Effect of neonatal capsaicin treatment on orthodontic tooth movement in male Sprague-Dawley rats

Julian E. Davila, James R. Miller, James S Hodges, John P Beyer, Brent E Larson

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3 Scopus citations

Abstract

Introduction: In this study, we examined the effect of neonatal administration of capsaicin on the magnitude of orthodontic tooth movement in rats. Methods: Twelve timed pregnant Sprague-Dawley rats were randomized between the capsaicin group and the vehicle group. The pups received treatment with either capsaicin or vehicle on day 2 of life. Capsaicin treatment has been shown to produce a selective destruction of fine myelinated and unmyelinated Aδ and C sensory nerve fibers, causing an inhibition of the effects from neurogenic inflammation. Tooth-movement experiments began at 12 weeks of age. A mesial tipping force was applied to the maxillary first molar by using a 3-mm length of Sentalloy closed-coil spring (Dentsply GAC Intl, Bohemia, NY) activated from a bonded molar cleat to the maxillary incisors; this appliance delivers a constant tipping force of 50 g. Diastema measurements between the first and second molars were made at 2 and 4 weeks after appliance placement. Measurements were made indirectly from stone models by using a charge-coupled device microscope camera and Optimas 5.2 measurement software (Media Cybernetics, Bethesda, Md). Two-way repeated-measures analysis of variance (ANOVA) was used to analyze the differences between the groups. Results: The capsaicin-treated rats and the controls did not differ in the amount of tooth movement at the collected time points (P >0.05). Similarly, the magnitude of change of tooth movement from 2 to 4 weeks did not differ between the groups (P >0.05). An increase in average diastema size was observed between 2 and 4 weeks after appliance activation in both treatment groups (P <0.0001). Conclusions: These results suggest that neonatal capsaicin desensitization in the rat does not affect the rate of orthodontic tooth movement after the application of a 50-g tipping force to the maxillary first molar. This might be due in part to the development of compensatory mechanisms in the chronically desensitized rat. Further studies are necessary to determine the reproducibility and histologic characteristics of this treatment.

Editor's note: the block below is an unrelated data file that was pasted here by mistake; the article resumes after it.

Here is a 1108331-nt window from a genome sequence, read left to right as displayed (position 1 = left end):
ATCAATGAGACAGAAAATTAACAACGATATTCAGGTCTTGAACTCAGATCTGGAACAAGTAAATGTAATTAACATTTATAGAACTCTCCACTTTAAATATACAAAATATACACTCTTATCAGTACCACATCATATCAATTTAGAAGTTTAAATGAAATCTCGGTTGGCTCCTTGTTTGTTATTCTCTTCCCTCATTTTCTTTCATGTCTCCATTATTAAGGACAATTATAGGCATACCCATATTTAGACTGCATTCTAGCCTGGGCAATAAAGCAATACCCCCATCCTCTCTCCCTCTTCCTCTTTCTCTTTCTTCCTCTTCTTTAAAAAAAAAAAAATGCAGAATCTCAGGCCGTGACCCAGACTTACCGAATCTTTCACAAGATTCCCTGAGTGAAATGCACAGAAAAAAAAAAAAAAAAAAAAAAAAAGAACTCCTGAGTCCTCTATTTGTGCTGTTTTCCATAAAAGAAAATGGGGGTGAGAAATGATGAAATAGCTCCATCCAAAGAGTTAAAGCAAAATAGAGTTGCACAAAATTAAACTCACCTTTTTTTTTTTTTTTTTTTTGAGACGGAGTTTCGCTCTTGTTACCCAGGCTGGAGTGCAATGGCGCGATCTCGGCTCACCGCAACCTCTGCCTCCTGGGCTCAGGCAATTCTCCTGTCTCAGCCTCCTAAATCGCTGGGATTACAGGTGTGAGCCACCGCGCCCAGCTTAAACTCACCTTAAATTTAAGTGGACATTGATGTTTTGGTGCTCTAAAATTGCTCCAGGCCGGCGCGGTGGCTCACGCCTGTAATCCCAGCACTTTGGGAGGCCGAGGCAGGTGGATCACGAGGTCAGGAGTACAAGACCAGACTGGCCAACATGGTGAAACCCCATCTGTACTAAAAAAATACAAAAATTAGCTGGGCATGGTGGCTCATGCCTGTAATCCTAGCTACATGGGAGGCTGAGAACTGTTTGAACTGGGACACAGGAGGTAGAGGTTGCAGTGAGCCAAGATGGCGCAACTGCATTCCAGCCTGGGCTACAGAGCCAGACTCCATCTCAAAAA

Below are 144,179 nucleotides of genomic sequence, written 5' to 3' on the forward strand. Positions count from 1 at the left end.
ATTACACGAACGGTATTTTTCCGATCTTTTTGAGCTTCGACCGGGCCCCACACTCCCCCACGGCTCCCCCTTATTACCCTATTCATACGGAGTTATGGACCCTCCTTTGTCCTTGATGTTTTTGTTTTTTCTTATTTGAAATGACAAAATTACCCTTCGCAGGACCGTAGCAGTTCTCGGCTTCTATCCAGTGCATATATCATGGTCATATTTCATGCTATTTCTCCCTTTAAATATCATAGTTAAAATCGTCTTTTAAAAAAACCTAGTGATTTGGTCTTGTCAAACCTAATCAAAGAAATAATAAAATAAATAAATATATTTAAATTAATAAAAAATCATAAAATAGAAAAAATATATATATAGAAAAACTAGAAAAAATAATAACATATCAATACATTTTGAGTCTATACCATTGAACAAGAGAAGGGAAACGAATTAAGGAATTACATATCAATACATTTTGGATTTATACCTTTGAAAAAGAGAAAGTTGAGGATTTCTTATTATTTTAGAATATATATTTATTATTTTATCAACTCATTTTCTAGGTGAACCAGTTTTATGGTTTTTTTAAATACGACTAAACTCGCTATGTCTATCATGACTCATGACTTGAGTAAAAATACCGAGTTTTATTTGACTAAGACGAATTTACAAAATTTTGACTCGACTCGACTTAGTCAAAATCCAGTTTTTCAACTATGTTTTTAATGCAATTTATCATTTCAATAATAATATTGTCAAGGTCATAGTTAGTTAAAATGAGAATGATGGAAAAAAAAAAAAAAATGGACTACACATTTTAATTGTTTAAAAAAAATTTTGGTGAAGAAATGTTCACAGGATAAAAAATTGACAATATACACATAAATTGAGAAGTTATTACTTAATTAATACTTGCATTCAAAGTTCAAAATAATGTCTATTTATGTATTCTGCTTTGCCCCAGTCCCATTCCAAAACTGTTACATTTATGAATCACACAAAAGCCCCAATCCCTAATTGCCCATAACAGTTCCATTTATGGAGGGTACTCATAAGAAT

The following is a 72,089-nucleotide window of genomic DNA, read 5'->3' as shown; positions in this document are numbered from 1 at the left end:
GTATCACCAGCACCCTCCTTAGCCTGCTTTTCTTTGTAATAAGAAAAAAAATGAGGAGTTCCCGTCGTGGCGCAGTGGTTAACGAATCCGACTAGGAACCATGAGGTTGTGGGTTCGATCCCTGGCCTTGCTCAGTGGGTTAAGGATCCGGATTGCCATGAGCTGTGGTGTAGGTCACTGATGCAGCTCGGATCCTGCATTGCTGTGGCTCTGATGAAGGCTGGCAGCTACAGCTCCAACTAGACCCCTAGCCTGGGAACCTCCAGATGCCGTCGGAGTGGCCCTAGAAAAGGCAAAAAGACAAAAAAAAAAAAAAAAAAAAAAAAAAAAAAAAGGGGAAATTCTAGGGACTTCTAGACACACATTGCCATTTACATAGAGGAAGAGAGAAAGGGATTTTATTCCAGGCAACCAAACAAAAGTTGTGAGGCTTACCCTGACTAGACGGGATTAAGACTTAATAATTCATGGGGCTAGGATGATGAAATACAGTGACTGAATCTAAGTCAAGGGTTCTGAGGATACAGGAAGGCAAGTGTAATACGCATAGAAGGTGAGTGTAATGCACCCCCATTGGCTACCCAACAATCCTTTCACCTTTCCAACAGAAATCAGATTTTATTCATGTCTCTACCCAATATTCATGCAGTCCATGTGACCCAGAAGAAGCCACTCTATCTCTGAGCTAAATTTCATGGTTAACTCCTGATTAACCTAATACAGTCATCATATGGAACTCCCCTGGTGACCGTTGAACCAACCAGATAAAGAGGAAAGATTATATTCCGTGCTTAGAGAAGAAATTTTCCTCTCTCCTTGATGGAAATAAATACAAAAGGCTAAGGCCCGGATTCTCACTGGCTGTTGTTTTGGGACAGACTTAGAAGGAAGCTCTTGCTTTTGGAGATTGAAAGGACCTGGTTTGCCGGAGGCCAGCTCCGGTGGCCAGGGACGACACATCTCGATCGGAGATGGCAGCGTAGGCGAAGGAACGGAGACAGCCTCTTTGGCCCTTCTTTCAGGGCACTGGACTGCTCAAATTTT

Original languageEnglish (US)
JournalAmerican Journal of Orthodontics and Dentofacial Orthopedics
Volume139
Issue number4
DOIs
StatePublished - Apr 1 2011

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